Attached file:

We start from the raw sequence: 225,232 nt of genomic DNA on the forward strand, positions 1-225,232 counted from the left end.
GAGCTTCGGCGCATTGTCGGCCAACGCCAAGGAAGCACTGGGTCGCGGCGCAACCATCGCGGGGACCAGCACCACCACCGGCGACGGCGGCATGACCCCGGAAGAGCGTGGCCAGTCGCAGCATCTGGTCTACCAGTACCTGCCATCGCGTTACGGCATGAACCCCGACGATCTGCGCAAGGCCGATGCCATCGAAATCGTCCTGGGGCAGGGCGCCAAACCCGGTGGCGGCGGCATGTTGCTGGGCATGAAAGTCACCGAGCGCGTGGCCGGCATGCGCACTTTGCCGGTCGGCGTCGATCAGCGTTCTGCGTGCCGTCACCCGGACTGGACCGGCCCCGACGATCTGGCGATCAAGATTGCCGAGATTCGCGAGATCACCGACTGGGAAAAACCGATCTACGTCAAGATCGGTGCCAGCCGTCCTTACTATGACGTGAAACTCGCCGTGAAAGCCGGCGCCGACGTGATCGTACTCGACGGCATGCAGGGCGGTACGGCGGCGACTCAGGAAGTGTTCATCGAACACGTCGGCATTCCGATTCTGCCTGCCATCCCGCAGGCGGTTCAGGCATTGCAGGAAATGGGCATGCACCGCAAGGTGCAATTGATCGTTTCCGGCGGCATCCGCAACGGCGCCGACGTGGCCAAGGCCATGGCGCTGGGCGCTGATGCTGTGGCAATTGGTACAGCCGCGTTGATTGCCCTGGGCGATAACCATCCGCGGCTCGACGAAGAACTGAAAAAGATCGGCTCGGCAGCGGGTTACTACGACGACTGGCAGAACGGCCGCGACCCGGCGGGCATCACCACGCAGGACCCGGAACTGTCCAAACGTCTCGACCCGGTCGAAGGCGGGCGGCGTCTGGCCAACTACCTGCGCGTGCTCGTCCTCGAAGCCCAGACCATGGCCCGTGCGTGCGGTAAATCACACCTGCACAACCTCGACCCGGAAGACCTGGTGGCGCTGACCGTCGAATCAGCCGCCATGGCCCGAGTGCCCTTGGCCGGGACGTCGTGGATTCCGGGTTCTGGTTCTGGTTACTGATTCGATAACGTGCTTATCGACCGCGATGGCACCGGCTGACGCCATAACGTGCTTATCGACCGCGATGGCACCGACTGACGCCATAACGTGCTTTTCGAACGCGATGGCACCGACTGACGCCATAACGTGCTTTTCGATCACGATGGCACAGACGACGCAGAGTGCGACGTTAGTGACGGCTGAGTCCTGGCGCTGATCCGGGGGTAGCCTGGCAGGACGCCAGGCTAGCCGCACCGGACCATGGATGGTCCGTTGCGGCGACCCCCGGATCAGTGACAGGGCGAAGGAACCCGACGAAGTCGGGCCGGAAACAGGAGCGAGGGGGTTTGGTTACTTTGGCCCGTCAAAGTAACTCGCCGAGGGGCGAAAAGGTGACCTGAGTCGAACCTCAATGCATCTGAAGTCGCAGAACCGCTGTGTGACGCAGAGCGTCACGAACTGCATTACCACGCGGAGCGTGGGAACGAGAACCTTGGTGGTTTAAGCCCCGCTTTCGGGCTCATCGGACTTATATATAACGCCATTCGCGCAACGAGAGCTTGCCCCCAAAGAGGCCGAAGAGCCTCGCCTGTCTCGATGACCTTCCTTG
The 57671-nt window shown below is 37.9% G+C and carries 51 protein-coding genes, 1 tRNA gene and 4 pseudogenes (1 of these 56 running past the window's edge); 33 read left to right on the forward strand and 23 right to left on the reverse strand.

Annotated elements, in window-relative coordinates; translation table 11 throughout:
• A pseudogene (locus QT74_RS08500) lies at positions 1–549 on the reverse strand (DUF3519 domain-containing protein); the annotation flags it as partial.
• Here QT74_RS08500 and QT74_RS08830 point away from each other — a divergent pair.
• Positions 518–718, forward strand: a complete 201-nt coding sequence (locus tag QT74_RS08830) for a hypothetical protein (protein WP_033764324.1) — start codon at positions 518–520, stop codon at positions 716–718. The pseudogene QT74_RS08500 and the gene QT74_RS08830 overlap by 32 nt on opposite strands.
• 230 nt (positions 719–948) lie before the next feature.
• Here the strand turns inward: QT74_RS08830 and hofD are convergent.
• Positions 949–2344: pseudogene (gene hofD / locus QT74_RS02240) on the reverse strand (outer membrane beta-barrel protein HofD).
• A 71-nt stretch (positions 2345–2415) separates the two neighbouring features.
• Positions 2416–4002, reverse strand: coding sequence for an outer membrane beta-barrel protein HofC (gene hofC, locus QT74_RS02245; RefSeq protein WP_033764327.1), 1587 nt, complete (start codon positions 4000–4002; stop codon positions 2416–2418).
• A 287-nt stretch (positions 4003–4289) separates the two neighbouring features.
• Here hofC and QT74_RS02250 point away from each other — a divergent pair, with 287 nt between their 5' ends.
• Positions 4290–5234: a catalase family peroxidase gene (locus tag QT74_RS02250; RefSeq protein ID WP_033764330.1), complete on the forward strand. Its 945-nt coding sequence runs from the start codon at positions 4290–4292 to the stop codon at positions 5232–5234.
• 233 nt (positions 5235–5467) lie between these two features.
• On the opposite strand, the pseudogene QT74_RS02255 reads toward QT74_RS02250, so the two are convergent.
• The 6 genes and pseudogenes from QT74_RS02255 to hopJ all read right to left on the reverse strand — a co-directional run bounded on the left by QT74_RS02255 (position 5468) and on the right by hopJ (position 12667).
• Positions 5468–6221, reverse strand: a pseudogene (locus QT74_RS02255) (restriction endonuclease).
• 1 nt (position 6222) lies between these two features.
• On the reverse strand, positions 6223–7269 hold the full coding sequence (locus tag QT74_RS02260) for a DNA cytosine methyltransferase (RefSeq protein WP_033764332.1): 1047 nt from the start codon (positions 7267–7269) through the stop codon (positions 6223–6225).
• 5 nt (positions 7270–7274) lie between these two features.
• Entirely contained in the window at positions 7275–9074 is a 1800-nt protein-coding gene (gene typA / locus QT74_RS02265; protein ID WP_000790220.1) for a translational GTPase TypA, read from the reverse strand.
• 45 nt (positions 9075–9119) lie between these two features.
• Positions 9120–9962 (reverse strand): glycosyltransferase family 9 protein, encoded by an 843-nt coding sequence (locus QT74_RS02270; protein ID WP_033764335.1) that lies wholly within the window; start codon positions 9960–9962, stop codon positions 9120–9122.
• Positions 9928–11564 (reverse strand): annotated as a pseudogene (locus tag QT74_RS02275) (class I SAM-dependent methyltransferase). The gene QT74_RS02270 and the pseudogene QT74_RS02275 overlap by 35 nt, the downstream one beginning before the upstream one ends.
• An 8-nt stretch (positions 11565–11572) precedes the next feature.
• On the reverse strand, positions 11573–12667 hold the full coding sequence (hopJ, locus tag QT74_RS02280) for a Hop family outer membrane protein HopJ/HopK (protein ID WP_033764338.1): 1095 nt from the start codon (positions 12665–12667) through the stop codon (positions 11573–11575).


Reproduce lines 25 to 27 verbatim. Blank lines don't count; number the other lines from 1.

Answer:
• Positions 9120–9962 (reverse strand): glycosyltransferase family 9 protein, encoded by an 843-nt coding sequence (locus QT74_RS02270; protein ID WP_033764335.1) that lies wholly within the window; start codon positions 9960–9962, stop codon positions 9120–9122.
• Positions 9928–11564 (reverse strand): annotated as a pseudogene (locus tag QT74_RS02275) (class I SAM-dependent methyltransferase). The gene QT74_RS02270 and the pseudogene QT74_RS02275 overlap by 35 nt, the downstream one beginning before the upstream one ends.
• An 8-nt stretch (positions 11565–11572) precedes the next feature.